Originally Posted by elkscout
If a boat has some sort of windlass (particularly motorized), is a bow roller still necessary, or at least the retention pin? It seems counter-productive for those with windlass controls in the cockpit.
A bow roller is kind of a necessity if you have a windlass. The anchor and the rode have to be stowed somehow when sailing around the harbor. The easiest way is to have a bow roller... Don't generally recommend pinning the anchor to the bow roller. If the anchor gets hit by a large wave, the pin could get bent and prevent you from being able to deploy the anchor. The anchor, especially if it is a rollbar design like the Rocna, should be lashed into position. In an emergency, the lashing can be quickly cut to free the anchor.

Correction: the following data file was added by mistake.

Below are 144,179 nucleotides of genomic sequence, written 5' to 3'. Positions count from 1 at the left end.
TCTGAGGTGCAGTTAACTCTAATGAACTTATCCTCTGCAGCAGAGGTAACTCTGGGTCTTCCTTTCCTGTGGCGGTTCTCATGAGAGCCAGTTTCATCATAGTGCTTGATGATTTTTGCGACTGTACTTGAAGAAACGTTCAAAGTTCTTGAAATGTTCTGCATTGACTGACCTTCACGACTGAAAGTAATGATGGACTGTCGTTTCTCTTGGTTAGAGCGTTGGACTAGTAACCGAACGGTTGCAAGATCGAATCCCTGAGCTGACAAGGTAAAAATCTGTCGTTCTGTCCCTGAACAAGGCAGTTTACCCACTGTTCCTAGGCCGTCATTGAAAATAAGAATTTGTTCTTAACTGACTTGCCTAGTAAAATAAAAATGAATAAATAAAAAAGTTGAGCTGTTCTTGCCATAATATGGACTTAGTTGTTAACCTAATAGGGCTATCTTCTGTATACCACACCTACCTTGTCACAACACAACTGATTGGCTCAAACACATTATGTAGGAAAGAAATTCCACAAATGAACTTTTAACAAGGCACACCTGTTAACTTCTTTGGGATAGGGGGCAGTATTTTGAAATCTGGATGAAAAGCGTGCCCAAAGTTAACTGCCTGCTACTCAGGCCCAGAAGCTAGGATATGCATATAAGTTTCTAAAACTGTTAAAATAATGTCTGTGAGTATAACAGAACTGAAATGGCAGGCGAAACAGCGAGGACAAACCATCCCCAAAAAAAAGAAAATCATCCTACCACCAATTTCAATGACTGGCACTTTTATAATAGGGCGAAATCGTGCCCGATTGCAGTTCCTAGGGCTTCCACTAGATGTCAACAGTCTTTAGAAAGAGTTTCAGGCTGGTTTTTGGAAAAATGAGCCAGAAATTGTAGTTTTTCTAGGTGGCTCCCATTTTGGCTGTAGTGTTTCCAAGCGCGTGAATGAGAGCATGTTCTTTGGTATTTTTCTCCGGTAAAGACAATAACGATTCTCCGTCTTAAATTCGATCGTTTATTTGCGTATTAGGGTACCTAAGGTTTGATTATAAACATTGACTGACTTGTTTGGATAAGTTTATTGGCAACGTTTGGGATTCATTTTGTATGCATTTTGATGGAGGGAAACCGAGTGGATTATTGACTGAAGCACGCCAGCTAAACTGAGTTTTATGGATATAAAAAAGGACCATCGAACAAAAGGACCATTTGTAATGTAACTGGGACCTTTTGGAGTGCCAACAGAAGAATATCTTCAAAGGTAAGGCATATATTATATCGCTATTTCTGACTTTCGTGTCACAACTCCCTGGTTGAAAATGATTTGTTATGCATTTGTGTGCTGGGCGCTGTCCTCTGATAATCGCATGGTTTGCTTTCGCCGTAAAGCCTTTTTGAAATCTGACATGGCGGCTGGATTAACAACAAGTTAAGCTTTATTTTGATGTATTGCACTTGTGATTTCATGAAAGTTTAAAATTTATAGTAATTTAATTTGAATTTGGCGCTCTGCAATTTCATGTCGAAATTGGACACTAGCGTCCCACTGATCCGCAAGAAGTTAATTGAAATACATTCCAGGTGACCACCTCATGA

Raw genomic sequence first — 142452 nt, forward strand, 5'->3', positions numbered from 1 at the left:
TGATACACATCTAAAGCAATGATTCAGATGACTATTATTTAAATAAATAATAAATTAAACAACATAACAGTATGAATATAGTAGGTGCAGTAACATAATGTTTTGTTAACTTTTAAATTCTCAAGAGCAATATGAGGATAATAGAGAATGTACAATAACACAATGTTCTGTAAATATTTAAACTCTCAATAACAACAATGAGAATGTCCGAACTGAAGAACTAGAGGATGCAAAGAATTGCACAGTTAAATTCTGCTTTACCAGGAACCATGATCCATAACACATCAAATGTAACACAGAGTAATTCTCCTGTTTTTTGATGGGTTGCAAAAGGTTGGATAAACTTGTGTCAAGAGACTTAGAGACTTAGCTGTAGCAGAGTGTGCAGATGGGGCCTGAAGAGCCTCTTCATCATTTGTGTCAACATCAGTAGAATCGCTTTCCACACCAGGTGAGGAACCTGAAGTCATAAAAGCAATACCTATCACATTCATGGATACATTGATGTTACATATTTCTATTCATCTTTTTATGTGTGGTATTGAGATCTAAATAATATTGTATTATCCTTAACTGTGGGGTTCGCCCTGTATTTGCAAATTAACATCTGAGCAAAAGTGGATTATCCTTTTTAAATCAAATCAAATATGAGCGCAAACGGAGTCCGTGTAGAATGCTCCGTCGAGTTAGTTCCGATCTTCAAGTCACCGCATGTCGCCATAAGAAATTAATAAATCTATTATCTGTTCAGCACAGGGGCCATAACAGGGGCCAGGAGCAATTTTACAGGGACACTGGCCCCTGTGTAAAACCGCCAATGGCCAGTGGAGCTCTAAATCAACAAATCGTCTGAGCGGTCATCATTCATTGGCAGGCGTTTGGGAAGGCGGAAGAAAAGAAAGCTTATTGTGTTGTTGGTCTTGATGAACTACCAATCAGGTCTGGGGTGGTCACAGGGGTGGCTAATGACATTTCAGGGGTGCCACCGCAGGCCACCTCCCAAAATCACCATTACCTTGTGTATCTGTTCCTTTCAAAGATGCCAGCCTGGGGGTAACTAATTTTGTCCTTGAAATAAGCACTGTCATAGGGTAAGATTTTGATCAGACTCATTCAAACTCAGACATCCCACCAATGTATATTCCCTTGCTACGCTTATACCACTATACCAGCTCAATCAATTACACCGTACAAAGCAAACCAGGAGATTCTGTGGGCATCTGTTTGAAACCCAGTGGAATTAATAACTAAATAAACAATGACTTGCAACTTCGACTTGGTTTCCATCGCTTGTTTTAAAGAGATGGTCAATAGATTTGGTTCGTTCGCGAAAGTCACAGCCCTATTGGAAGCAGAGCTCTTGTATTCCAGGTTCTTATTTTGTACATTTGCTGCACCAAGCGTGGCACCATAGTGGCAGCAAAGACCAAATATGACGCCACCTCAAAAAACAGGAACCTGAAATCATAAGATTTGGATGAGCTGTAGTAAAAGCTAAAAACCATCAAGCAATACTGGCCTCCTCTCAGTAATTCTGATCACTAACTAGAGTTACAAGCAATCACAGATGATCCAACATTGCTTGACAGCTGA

Remember, that the anchor is an important piece of safety gear. If you run into trouble with the boat, you can often anchor to give yourself some time to sort things out.
And as for windlasses, does the chain portion between the rode and anchor wrap up around it as well? Surely not. It sounds typical to have anywhere from 50 to 100' or more of chain, plus another 100 to 200' of rode. Seems like one would need a windlass with a huge drum to reel all that up.
The chain is part of the rode. The anchor rode consists of everything between the anchor and the boat....the anchor shackle, the chain, and the nylon rope. The windlass doesn't store the rode around a spool or drum.
You're thinking of the winch off of a jeep or something like that... which isn't the case here. The windlass is used to retrieve the anchor and pulls the rode in, but the rode itself is actually stowed in the anchor or chain locker, usually through a chainpipe of some sort. See the following image:
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